“Doug has a beardy beard. He has a beard like Jafar. When you have a beard like Jafar, you can have an earring. Also: don’t grow a beard like Jafar. Doug is allowed. You are not.”
“Well, your mom thinks it’s a good idea.”
My mother usually has excellent sense. Much better than mine. I felt this was a temporary judgmental error based on faulty information. It could be remedied. Immediately. I began barreling down the hallway.
“She’s in the shower!” Dad laughed after me.
“I DON’T CARE. THIS IS IMPORTANT.”
I knocked on my parents’ door and shouted inside.
“Who is it?”
“It’s me. We need to talk.”
“Oh, uh, sure. Come on in.”
I stood in the doorway of the bathroom while Mom, recently dressed, put product in her hair.
“MOM,” I said, “DID YOU SAY DAD SHOULD GET AN EARRING.”
“Well, I thought maybe it would look nice. Doug has one.”
“FLLRGRJBBXXXT. I KNOW DOUG HAS ONE. DAD SHOULD NOT GET ONE.”
I tried to reason my thoughts into words.
“It would make him that guy,” I said.
“That guy. The guy you avoid late at night at WinCo, who has spent way too long in the poultry aisle. That guy, Mom, that guy.”
“You really think it would be a bad idea?”
I tried to think of a way to say it nicely.
“I really really do,” I said. Mom sighed.
“Well, I don’t know…” she said. “He did try one on for awhile, but it was like, a diamond one, and it did look a little too…pretty.”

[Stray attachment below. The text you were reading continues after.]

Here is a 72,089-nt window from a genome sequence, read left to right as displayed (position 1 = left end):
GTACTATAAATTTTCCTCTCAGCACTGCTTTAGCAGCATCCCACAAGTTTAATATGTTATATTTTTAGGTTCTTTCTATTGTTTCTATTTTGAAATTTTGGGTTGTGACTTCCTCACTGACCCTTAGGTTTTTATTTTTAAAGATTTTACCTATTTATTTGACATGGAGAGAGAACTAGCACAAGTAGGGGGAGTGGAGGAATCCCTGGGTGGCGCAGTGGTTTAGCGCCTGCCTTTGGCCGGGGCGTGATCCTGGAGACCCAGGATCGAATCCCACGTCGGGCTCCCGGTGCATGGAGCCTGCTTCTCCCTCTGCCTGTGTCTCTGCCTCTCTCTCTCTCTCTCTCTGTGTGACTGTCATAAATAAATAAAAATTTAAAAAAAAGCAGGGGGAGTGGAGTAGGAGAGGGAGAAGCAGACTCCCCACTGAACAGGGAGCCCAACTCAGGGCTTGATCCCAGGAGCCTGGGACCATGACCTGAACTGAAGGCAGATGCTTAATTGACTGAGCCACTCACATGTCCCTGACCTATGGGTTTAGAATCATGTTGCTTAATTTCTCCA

I dashed back down the hall.
“MOM AGREES WITH ME,” I told Dad. “You don’t get an earring.”
Dad sniffed raised his chin.
“Mike has an earring,” he said. “Mike has lots of earrings.”
“Mike doesn’t wear all of his earrings anymore. He wore them when he was a twenty five year old street tough. He is no longer a twenty-five year old street tough. When you are a twenty-five year old street tough, you can have an earring.”
“I wore one for awhile, just a stick-on one – ”
“I know. Mom told me.”
“-that I found on the ground in front of WinCo. It stayed on until we got home.”
That sentence is going to come up in therapy some time in the future. I am writing it down here for reference. When the therapist asks me why I released those poisonous frogs into that nunnery, I will sit up and tell her, “My father found a stick on earring on the ground in front of WinCo and proceeded to wear it IN PUBLIC.” and she will stamp “JUSTIFIABLY CRAZY” onto my file and lock me away for the safety of the general public.
I struggled to regain my self-composure.
“I told her I thought it was too pretty,” my mom said, walking into the room. “But maybe if it was like a hoop – ”
“NO,” I said. “NO HOOPS.”
Taylor had been silently observing this whole escapade, with a stifled grin on his face. Taylor, like my father, gets a special amusement when I am indignant.
“Look,” I said slowly. “Ask anybody else. Ask your other children. Ask Casey.”
“Casey likes earrings. She likes Mike’s earrings.”
“Ask all of your other children. Ask Casey, and Sarah, and Ben, but ESPECIALLY BEN.”
My brother is easily embarrassed, which would work to my advantage here.
“Look,” Taylor chimed in suddenly. “What would you think if I were to get an earring. Would that be so bad?”
“YES,” I said rounding on him. “Are you kidding? Mister Vanilla White Boy?”
“Aha,” Dad said with a smirk, “Now we’re getting racist, huh?”
That is about when I recalled Fact #2 about my father and decided to leave the situation alone.
I go home for Christmas next Tuesday night, and I am half expecting my Dad to have his ears gauged or to have his eyebrows pierced or something. He would do it.
IF ONLY TO SPITE ME.